Inter-pictorial Religious Discourse in Mughal Paintings: Translations and Interpretations of Marian Images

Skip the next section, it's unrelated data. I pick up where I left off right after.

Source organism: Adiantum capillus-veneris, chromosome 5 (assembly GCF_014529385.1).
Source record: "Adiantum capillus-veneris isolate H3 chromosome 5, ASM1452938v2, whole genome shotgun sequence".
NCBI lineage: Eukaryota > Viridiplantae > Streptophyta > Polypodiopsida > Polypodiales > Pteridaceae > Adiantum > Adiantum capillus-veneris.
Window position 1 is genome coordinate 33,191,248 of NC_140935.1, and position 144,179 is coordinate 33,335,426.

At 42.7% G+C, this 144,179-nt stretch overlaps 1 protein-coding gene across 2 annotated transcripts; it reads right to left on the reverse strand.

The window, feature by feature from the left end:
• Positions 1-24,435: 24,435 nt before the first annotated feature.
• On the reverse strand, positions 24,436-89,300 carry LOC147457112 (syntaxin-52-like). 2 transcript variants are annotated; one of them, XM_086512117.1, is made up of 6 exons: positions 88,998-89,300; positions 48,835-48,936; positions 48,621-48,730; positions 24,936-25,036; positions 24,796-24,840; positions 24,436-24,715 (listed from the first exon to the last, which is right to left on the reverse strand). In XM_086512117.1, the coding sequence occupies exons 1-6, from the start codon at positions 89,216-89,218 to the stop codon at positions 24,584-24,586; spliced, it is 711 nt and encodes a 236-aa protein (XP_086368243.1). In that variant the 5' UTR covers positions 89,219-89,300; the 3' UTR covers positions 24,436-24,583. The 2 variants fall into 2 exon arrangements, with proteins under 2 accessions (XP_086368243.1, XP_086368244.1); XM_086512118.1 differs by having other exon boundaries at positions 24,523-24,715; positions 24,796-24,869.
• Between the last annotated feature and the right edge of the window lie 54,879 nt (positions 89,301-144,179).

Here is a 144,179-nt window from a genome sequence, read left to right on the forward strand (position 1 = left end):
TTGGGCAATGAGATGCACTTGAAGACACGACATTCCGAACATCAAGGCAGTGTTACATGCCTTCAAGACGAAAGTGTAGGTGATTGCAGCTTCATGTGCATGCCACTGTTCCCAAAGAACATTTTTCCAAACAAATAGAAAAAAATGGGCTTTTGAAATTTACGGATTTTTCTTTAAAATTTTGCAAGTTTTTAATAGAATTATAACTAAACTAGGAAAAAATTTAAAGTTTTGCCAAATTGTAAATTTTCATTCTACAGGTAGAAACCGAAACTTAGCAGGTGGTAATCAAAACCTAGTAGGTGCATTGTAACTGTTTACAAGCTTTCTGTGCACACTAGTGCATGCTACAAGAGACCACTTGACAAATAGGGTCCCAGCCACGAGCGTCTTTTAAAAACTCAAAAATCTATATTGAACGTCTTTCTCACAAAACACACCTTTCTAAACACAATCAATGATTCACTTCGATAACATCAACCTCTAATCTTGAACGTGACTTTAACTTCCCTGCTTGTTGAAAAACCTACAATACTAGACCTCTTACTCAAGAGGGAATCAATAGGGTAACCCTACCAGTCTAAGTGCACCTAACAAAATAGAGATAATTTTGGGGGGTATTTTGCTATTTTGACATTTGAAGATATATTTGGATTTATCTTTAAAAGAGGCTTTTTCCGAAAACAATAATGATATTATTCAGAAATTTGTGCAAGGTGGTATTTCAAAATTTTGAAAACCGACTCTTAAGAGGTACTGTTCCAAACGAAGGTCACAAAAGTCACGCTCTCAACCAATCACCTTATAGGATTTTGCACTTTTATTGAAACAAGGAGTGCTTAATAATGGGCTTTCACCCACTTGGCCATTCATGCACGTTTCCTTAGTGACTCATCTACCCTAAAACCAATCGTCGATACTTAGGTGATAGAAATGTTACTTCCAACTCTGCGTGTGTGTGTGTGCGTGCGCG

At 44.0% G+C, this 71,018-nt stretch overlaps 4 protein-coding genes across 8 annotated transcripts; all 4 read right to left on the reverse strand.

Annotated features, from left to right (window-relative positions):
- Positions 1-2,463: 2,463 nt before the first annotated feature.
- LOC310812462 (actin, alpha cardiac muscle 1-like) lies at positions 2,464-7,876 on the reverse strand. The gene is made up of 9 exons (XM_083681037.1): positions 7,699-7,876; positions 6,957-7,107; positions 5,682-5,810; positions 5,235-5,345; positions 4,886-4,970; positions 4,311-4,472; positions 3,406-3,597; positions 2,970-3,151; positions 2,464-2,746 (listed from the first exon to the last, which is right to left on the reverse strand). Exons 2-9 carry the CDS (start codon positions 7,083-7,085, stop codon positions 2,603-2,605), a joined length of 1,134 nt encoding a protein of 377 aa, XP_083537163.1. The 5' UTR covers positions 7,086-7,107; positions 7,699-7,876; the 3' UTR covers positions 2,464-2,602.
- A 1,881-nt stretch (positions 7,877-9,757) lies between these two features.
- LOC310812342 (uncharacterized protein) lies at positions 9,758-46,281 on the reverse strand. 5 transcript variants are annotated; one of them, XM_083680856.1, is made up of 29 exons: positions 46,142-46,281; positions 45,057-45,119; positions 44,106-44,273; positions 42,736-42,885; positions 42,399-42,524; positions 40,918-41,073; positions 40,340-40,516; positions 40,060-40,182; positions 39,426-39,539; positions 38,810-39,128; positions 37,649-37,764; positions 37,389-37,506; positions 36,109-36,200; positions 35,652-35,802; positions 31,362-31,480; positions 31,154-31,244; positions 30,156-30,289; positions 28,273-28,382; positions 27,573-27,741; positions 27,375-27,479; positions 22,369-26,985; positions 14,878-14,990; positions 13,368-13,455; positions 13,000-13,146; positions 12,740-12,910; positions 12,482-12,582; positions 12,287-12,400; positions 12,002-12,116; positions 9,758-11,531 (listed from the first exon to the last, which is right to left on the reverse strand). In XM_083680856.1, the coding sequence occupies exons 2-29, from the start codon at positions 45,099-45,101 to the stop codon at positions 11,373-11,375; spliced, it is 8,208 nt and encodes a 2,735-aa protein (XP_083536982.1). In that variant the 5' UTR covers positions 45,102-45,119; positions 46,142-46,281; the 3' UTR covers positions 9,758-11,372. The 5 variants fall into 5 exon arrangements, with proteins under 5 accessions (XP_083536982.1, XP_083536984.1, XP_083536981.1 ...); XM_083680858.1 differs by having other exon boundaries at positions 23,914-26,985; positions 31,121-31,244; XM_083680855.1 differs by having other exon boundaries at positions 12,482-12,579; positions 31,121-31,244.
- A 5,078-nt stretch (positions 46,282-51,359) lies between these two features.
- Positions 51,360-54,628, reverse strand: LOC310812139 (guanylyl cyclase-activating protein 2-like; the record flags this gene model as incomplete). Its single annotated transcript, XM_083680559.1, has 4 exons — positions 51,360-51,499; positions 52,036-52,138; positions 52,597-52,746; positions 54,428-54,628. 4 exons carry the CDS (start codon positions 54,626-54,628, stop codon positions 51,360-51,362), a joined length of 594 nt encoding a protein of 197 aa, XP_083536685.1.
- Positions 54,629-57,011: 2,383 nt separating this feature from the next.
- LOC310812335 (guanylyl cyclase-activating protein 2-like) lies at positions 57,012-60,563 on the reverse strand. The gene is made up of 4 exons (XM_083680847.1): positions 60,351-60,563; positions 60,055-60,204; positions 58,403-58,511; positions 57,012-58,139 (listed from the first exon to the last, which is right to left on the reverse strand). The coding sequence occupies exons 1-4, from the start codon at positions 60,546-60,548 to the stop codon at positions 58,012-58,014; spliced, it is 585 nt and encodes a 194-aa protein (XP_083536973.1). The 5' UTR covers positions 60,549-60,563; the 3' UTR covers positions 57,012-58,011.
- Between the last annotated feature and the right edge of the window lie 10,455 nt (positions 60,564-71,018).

The Mughal Emperor Akbar and his court are known for a tolerant religious policy and a general openness to the various religions of the empire. Moreover, Akbar and his son and successor, Jahangir, also cultivated an intense interest in European art, especially religious images. The article argues that in engaging with European Christian art, the painters of the Mughal court reflected on its significance as a medium of religious content and critically implemented these reflections in their own works. The Mughal artists’ reception and reinterpretation of the European Christian pictorial tradition thus represent a transreligious pictorial discourse, one that paralleled the religious debates held at the court.
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